But even when not tied to her own themes and messages, Clark proved to be a dynamic force on the stage in 2014. She was one of a few artists tapped to front the briefly reunited Nirvana; while filling Kurt Cobain’s shoes would be a challenge for any performer, she handled it deftly. Clark also made a few late-night stops, notably wowing Letterman and dominating SNL. Despite all the heady talk of themes and theories from critics, her music and presence were powerful enough to bring even the average viewer into her strange, avant-rock world.
To be completely honest, I started out 2014 upset by this new St. Vincent. I missed the approachable wit of her debut, the natural performer. I was concerned she was going too far in a quest for crossover rock star status and had lost the thread of what made her so likable as a person. But then the final screw twisted in my brain, and I began to see this stage performance as just that: a performance. While she was already an amazing live act when I could think of her just as a musician playing songs, she’s proven just as thrilling as a persona, a show. And that’s still overstating the “character” element — the 2014 St. Vincent isn’t detached or distant, just different from the one of Strange Mercy. And, in the end, that’s the point: The world is changing, no matter our hesitation. If this cyborg St. Vincent is the harbinger of that future, so much the better.
Photo by Gretchen Bachrodt
“I have a lot on my plate,” Katy Perry told Rolling Stone in their cover story this past summer. “Things can get monotonous. Sometimes it gets overwhelming. A lot of people want things from you. But it’s fine! It’s called trade-offs. You have this dream, and then the dream becomes reality, and what comes along with it is you run a company. It’s the fine print of the dream that you didn’t know was there.”
Truth: The 30-year-old singer-songwriter from Santa Barbara, CA, is a professional. There’s no argument about it. She thinks methodically and she executes accordingly. It’s not like she has a choice; after all, she’s in the midst of her third world tour, which spans 130 dates over four legs that will take the Katy Perry brand across North America, Europe, and Oceania. What started this past May won’t wrap up, technically, until next March.
If you’ve seen “The Prismatic World Tour”, which runs about two hours and features over 20 performances, then you understand how much of a colossal undertaking that really is for Perry. She doesn’t just sing each night; she dances, she swings midair, she performs a medley of acoustic songs, she pops in and out of trap doors, she serenades a lucky birthday gal atop a titan-sized cake, she changes into about a dozen complicated wardrobes, she straddles a giant Egyptian horse, she hands out hot local pizza to hungry fans — I could keep going for another four paragraphs.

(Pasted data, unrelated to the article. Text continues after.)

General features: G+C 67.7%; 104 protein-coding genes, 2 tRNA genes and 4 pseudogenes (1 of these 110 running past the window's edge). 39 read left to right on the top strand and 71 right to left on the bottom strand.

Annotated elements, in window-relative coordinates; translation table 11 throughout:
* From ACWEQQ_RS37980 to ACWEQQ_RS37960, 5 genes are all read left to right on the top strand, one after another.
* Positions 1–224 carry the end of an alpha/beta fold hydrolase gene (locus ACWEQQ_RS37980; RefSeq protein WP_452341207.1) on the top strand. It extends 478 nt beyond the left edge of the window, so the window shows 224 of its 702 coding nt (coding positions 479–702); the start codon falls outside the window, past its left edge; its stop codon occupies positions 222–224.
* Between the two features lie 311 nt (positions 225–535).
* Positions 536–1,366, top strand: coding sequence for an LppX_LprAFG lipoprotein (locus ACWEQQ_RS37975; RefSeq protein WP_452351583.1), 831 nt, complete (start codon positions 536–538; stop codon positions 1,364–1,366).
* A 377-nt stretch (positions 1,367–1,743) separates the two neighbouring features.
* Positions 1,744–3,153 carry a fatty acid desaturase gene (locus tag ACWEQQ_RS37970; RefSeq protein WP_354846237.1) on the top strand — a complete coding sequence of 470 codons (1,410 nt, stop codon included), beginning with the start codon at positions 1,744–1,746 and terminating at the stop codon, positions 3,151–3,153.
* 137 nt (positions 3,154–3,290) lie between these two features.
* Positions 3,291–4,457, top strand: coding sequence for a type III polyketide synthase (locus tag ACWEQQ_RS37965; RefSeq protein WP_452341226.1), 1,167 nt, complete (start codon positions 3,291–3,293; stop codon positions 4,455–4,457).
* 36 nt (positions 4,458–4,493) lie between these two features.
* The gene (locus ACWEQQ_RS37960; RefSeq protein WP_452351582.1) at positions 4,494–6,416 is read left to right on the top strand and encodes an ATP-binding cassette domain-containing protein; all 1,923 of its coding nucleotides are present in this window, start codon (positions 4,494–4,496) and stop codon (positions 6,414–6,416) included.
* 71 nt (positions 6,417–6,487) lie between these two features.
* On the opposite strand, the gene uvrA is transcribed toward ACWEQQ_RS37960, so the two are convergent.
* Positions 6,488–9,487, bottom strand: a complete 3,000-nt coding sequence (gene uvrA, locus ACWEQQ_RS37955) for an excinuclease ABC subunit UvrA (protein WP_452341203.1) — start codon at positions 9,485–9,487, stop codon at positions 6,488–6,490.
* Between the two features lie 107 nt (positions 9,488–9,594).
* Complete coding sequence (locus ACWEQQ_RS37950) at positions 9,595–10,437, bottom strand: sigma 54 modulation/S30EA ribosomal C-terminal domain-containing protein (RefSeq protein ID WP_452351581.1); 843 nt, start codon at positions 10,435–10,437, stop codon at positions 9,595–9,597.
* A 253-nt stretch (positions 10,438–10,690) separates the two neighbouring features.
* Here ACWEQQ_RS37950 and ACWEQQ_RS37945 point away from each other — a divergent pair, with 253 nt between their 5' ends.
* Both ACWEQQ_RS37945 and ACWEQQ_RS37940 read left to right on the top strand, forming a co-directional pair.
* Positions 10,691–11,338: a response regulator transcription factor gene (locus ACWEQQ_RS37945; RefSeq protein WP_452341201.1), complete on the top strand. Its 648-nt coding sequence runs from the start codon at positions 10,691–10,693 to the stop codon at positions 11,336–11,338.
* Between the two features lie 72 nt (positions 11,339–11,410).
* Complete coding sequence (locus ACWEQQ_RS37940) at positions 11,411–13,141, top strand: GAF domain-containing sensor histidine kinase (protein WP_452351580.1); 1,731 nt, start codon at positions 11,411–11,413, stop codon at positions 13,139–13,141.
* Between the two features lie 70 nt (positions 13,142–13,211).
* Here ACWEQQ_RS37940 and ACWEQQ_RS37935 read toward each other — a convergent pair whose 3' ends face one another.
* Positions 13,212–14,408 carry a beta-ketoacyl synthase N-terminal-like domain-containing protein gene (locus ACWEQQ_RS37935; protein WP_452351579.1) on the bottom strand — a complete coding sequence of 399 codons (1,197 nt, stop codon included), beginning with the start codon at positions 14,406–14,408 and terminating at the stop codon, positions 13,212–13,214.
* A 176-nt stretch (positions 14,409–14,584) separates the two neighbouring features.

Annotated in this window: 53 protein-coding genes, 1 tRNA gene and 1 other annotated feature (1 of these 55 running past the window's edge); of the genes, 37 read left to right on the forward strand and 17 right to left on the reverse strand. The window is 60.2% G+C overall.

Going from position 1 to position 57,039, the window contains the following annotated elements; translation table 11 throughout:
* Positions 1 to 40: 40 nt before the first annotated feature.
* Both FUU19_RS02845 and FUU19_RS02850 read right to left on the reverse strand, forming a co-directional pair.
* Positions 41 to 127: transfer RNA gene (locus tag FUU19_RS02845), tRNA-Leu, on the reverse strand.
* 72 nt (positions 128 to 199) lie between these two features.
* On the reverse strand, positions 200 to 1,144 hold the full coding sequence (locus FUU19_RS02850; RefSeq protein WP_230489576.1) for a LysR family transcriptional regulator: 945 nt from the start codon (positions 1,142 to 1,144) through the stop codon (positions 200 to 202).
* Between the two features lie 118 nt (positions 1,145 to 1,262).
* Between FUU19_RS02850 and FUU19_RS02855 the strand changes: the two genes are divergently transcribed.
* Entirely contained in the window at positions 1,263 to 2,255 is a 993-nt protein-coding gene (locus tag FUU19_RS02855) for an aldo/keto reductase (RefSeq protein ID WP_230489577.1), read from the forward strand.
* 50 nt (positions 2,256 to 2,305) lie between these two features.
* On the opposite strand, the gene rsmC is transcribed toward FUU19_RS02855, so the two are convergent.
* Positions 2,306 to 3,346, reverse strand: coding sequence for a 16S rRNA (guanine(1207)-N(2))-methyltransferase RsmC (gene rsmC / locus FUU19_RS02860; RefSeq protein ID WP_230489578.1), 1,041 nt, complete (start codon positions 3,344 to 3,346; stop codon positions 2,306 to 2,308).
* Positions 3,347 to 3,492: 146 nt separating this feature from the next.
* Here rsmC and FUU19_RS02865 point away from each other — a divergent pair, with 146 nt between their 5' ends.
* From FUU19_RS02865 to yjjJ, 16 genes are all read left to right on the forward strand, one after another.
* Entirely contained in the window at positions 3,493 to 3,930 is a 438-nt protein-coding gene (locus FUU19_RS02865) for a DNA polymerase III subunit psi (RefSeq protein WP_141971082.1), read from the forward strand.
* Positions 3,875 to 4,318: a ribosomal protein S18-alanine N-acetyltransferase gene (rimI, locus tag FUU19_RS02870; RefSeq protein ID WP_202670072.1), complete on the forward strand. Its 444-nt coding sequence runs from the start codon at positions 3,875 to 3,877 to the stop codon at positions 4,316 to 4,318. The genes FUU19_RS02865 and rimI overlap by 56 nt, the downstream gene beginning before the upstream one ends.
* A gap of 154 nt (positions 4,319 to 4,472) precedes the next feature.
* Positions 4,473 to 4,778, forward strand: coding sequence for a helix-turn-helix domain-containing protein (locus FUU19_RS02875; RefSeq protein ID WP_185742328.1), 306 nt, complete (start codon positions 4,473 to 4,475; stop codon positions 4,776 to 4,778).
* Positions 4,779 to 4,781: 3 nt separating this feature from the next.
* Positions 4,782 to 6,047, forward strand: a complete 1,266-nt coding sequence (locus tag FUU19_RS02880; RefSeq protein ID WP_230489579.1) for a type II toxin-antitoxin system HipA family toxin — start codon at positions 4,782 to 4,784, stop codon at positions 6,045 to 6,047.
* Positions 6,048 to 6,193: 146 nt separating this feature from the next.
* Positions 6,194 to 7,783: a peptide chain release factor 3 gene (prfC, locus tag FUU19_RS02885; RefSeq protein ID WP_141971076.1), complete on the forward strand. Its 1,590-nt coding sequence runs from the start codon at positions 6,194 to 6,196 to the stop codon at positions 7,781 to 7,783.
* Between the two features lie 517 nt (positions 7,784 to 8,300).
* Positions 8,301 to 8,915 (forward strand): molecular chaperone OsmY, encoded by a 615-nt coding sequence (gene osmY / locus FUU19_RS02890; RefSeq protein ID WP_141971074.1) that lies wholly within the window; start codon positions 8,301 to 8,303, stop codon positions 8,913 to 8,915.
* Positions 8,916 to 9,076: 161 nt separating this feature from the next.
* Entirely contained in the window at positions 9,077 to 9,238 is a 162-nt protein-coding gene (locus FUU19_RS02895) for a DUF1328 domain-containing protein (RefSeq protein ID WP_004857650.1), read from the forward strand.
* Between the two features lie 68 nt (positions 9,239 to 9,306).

Similar to the late King and the still-truckin’ Queen of Pop — Michael Jackson and Madonna, respectively — Perry creates an unforgettable event for her legions of fans. One that isn’t just a concert, but a Hollywood blockbuster production, complete with an army of directors, choreographers, designers, managers, booking agents, promoters, photographers, roadies, etc., who all lead, coordinate, push, and pull the dozens of musicians and dancers required to make this happen.
As such, the ensuing tour continues to dazzle tens of thousands in every major market across the globe. The majority of her shows have sold out, having topped the Billboard Hot Tours charts back in September with $31 million in ticket sales from 21 of the tour’s North American concerts that occurred in a two-month span beginning on July 15. Critically, she’s been just as successful, garnering positive reviews from Rolling Stone, Billboard, and The Village Voice, the last of which called her Madison Square Garden performance “Better Than: Every other multimillion-dollar concert I’ve seen.”
To her credit, Perry also enhances the event by creating offline activations with her sponsor, CoverGirl, who supplied each arena with 3D glasses for the “Firework” closer and cardboard cutouts that fans could pose next to as they waited for Capital Cities to get off stage. In an age where icons seem so tangible thanks to the glut of social networks (Perry retweets her fans religiously), the icon makes it her main prerogative to embrace her fanbase while performing, whether it’s taking selfies as she struts by, speaking to them one-on-one between songs, or, as previously mentioned, making their birthday wish come true in the craziest way possible.
When I caught her sold-out performance at Chicago’s United Center this past August, I was floored by how accessible she was to her adoring fans. Admittedly, I criticized her for being “less like Craig Finn and more like Sally Field,” but I’m also a cynical son of a bitch, and this is a show that has no room for cynicism. It’s a bombastic yet earnest attempt at capturing the chummy, feel-good nature of everything Katy Perry represents, and while it’s over-the-top at times, that’s also the point.
Katy Perry’s one of a few ringleaders carrying the torch for a genre that continues to outgrow itself by the month. And with the help of many, many friends, she’s coming out on top, not with a smirk and a wink like her peer Miley Cyrus, but with a grin and a running bear hug. Who in their right mind wants to turn away from that?
Photo by Ben Kaye